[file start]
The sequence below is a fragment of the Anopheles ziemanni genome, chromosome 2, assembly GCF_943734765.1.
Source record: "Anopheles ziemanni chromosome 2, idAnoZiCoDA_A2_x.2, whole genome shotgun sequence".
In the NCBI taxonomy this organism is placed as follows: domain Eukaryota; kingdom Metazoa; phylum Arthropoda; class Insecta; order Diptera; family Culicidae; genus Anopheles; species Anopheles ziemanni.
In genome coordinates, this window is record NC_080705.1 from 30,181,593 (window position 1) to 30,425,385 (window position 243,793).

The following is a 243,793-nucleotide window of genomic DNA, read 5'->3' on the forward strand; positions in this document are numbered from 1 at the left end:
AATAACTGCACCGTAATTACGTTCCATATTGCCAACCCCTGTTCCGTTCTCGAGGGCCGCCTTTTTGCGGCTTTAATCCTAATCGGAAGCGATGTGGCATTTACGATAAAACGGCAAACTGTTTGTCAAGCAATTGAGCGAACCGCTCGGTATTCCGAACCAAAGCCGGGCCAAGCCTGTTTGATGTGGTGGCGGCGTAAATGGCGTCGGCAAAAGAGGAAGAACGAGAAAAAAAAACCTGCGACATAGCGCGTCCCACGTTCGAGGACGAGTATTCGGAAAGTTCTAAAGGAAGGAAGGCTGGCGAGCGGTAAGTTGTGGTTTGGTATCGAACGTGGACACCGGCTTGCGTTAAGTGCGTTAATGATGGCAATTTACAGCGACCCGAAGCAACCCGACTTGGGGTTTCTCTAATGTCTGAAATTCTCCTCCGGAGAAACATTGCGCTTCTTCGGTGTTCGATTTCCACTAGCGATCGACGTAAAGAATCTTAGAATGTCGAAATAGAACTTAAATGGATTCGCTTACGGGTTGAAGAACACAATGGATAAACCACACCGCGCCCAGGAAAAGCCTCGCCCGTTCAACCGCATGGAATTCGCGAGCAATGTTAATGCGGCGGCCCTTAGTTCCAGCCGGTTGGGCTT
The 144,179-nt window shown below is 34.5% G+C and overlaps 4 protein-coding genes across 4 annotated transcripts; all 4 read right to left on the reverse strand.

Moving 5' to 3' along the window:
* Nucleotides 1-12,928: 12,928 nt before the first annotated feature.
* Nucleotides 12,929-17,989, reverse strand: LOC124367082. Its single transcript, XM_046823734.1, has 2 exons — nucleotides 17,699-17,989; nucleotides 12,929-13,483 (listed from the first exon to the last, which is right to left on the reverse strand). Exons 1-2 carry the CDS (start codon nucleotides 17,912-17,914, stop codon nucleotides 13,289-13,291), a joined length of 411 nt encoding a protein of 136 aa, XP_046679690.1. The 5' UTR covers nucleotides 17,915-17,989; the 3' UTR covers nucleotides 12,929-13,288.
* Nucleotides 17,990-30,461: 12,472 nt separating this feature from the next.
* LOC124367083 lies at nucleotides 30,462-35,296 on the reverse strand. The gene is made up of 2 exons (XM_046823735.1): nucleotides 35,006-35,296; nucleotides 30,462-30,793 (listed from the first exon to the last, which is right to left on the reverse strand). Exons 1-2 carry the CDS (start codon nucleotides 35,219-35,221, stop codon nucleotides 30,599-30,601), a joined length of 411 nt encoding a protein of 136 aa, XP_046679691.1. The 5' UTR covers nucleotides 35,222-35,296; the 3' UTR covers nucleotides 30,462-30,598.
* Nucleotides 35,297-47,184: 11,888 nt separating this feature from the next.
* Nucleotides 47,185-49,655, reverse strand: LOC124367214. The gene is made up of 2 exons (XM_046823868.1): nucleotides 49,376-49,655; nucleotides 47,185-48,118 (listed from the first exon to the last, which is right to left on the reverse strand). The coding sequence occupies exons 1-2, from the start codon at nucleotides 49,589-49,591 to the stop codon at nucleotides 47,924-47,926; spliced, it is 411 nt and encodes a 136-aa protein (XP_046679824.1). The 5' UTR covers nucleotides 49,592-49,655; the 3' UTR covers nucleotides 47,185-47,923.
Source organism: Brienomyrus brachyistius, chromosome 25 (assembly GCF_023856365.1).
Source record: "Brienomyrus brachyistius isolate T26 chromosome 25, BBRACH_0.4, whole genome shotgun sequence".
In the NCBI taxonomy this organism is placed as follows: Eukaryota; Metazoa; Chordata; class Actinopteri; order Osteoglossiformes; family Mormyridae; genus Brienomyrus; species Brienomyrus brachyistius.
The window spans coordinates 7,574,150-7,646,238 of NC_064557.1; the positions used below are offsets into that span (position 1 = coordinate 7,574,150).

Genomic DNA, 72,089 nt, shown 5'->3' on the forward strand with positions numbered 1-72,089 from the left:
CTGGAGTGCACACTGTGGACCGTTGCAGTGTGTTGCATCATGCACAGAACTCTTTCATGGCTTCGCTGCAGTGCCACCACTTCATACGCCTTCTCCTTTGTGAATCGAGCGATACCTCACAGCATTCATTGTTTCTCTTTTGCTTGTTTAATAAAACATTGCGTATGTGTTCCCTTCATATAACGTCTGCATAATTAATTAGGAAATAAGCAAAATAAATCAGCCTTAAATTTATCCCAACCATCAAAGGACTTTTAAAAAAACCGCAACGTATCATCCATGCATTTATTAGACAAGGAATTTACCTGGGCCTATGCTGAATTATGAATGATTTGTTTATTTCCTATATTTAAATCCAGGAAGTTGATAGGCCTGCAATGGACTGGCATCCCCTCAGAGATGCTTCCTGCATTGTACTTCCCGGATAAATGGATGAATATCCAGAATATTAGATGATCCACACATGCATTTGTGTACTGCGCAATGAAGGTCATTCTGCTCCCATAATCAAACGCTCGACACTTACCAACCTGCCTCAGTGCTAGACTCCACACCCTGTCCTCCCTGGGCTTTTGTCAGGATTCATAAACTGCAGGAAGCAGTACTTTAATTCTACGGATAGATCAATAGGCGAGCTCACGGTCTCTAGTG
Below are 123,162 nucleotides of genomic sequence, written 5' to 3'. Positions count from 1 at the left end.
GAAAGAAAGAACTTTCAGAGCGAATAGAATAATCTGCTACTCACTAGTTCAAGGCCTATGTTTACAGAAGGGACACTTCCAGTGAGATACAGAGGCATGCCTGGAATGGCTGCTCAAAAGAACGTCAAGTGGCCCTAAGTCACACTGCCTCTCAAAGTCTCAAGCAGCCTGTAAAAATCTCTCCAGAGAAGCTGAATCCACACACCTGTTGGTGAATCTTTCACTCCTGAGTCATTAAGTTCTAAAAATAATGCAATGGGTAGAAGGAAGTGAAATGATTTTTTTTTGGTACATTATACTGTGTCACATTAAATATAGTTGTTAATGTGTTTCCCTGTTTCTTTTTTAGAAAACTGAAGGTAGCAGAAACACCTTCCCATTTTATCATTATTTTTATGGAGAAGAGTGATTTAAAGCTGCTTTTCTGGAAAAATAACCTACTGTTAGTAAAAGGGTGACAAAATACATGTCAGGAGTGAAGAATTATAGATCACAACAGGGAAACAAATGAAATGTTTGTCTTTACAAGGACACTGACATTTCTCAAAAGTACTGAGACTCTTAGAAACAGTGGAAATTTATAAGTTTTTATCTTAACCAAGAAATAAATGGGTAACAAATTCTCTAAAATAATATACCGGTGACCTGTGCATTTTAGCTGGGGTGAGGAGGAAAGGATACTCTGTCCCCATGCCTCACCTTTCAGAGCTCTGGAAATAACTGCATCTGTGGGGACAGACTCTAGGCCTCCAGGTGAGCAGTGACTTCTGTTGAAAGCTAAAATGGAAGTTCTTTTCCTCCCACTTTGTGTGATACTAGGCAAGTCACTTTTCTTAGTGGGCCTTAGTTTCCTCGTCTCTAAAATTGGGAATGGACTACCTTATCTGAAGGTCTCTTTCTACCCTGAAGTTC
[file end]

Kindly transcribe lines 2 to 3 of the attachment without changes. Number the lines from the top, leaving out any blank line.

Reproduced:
Source record: "Anopheles ziemanni chromosome 2, idAnoZiCoDA_A2_x.2, whole genome shotgun sequence".
In the NCBI taxonomy this organism is placed as follows: domain Eukaryota; kingdom Metazoa; phylum Arthropoda; class Insecta; order Diptera; family Culicidae; genus Anopheles; species Anopheles ziemanni.